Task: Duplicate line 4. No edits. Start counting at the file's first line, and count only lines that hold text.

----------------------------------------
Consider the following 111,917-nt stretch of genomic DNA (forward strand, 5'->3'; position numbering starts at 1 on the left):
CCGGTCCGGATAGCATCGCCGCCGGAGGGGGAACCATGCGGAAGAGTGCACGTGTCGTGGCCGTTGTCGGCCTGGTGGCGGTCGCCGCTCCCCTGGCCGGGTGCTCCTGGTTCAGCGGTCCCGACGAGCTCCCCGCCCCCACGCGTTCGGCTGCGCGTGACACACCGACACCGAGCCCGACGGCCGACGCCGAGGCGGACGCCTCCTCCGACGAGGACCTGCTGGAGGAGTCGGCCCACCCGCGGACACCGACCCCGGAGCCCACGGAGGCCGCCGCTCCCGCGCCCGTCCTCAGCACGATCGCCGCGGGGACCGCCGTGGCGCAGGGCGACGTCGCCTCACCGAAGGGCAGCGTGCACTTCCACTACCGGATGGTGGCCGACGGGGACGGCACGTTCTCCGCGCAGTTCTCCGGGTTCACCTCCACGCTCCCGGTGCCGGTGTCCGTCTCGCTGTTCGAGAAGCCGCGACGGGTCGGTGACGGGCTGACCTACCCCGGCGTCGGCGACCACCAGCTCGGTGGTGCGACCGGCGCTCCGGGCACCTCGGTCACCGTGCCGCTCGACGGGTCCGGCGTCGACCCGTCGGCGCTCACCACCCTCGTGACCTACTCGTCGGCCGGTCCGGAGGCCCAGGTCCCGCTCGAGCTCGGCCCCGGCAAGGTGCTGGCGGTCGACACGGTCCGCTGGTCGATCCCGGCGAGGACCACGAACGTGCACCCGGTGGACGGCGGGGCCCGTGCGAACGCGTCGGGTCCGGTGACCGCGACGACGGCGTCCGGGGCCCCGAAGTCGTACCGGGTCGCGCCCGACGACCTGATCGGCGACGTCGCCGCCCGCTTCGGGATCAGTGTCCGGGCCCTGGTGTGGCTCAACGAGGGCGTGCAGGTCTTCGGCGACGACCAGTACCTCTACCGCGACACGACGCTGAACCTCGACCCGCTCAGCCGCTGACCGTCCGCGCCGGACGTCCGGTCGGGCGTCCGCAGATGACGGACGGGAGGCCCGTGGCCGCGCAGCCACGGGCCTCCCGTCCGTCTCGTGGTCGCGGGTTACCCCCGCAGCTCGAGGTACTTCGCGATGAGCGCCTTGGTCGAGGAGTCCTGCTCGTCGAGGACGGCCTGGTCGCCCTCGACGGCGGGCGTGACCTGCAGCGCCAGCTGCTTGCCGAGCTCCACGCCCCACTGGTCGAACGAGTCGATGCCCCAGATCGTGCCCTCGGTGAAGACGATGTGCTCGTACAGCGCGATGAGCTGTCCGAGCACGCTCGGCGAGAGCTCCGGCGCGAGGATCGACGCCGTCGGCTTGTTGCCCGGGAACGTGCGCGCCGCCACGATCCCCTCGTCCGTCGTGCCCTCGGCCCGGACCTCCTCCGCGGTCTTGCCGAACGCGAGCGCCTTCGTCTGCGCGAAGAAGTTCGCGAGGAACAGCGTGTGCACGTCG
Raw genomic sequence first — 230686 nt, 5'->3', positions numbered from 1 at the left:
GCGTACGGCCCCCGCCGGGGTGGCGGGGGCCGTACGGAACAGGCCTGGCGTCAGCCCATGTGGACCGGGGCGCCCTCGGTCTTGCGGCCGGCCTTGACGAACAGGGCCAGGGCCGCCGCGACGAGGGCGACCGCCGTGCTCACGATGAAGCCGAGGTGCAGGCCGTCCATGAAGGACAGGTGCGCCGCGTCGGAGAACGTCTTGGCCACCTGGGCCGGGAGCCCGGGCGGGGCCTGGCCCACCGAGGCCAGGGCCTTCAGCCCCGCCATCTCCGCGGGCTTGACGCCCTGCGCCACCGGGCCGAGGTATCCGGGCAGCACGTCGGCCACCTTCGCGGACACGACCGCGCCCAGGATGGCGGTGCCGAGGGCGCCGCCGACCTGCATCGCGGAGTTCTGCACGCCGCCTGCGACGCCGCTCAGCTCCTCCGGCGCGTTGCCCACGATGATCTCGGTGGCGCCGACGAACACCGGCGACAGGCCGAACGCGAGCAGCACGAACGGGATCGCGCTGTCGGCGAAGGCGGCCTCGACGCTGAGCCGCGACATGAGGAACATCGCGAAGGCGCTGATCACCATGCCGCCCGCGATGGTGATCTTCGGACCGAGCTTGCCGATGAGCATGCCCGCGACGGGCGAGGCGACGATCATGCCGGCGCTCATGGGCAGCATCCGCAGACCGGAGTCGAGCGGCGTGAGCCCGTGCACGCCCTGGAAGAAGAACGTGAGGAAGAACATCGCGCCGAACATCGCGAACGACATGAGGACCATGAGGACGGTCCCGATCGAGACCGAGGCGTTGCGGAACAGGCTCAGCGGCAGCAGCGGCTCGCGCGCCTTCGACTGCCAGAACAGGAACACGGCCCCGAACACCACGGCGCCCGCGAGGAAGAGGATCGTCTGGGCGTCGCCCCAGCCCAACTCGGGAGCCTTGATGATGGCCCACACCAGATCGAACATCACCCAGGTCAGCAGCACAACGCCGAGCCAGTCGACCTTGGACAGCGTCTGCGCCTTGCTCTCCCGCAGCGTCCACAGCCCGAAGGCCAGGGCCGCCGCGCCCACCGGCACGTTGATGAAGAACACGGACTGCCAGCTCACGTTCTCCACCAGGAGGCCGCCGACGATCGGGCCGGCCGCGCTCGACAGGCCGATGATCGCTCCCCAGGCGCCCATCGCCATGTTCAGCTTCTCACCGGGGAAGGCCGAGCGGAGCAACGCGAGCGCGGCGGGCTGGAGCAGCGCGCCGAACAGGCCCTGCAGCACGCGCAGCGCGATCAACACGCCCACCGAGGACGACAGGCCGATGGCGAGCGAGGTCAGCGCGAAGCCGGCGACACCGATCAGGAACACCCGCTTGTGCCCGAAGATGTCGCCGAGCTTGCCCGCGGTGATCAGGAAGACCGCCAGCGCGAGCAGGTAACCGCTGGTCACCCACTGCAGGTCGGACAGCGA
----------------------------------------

GCGTACGGCCCCCGCCGGGGTGGCGGGGGCCGTACGGAACAGGCCTGGCGTCAGCCCATGTGGACCGGGGCGCCCTCGGTCTTGCGGCCGGCCTTGACGAACAGGGCCAGGGCCGCCGCGACGAGGGCGACCGCCGTGCTCACGATGAAGCCGAGGTGCAGGCCGTCCATGAAGGACAGGTGCGCCGCGTCGGAGAACGTCTTGGCCACCTGGGCCGGGAGCCCGGGCGGGGCCTGGCCCACCGAGGCCAGGGCCTTCAGCCCCGCCATCTCCGCGGGCTTGACGCCCTGCGCCACCGGGCCGAGGTATCCGGGCAGCACGTCGGCCACCTTCGCGGACACGACCGCGCCCAGGATGGCGGTGCCGAGGGCGCCGCCGACCTGCATCGCGGAGTTCTGCACGCCGCCTGCGACGCCGCTCAGCTCCTCCGGCGCGTTGCCCACGATGATCTCGGTGGCGCCGACGAACACCGGCGACAGGCCGAACGCGAGCAGCACGAACGGGATCGCGCTGTCGGCGAAGGCGGCCTCGACGCTGAGCCGCGACATGAGGAACATCGCGAAGGCGCTGATCACCATGCCGCCCGCGATGGTGATCTTCGGACCGAGCTTGCCGATGAGCATGCCCGCGACGGGCGAGGCGACGATCATGCCGGCGCTCATGGGCAGCATCCGCAGACCGGAGTCGAGCGGCGTGAGCCCGTGCACGCCCTGGAAGAAGAACGTGAGGAAGAACATCGCGCCGAACATCGCGAACGACATGAGGACCATGAGGACGGTCCCGATCGAGACCGAGGCGTTGCGGAACAGGCTCAGCGGCAGCAGCGGCTCGCGCGCCTTCGACTGCCAGAACAGGAACACGGCCCCGAACACCACGGCGCCCGCGAGGAAGAGGATCGTCTGGGCGTCGCCCCAGCCCAACTCGGGAGCCTTGATGATGGCCCACACCAGATCGAACATCACCCAGGTCAGCAGCACAACGCCGAGCCAGTCGACCTTGGACAGCGTCTGCGCCTTGCTCTCCCGCAGCGTCCACAGCCCGAAGGCCAGGGCCGCCGCGCCCACCGGCACGTTGATGAAGAACACGGACTGCCAGCTCACGTTCTCCACCAGGAGGCCGCCGACGATCGGGCCGGCCGCGCTCGACAGGCCGATGATCGCTCCCCAGGCGCCCATCGCCATGTTCAGCTTCTCACCGGGGAAGGCCGAGCGGAGCAACGCGAGCGCGGCGGGCTGGAGCAGCGCGCCGAACAGGCCCTGCAGCACGCGCAGCGCGATCAACACGCCCACCGAGGACGACAGGCCGATGGCGAGCGAGGTCAGCGCGAAGCCGGCGACACCGATCAGGAACACCCGCTTGTGCCCGAAGATGTCGCCGAGCTTGCCCGCGGTGATCAGGAAGACCGCCAGCGCGAGCAGGTAACCGCTGGTCACCCACTGCAGGTCGGACAGCGA